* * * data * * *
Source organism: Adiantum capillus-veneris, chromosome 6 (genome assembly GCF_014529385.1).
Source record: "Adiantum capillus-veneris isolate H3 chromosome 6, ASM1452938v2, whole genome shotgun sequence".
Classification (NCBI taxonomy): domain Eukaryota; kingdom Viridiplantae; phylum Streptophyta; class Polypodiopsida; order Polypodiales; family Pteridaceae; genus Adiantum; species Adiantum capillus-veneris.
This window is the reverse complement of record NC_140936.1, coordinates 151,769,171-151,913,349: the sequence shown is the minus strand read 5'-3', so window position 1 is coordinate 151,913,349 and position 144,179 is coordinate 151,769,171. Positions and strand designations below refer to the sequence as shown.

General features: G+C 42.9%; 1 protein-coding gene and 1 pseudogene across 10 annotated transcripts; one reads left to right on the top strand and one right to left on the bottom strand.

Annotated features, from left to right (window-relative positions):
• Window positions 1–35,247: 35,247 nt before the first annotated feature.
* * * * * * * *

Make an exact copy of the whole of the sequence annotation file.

Source organism: Adiantum capillus-veneris, chromosome 6 (genome assembly GCF_014529385.1).
Source record: "Adiantum capillus-veneris isolate H3 chromosome 6, ASM1452938v2, whole genome shotgun sequence".
Classification (NCBI taxonomy): domain Eukaryota; kingdom Viridiplantae; phylum Streptophyta; class Polypodiopsida; order Polypodiales; family Pteridaceae; genus Adiantum; species Adiantum capillus-veneris.
This window is the reverse complement of record NC_140936.1, coordinates 151,769,171-151,913,349: the sequence shown is the minus strand read 5'-3', so window position 1 is coordinate 151,913,349 and position 144,179 is coordinate 151,769,171. Positions and strand designations below refer to the sequence as shown.

General features: G+C 42.9%; 1 protein-coding gene and 1 pseudogene across 10 annotated transcripts; one reads left to right on the top strand and one right to left on the bottom strand.

Annotated features, from left to right (window-relative positions):
• Window positions 1–35,247: 35,247 nt before the first annotated feature.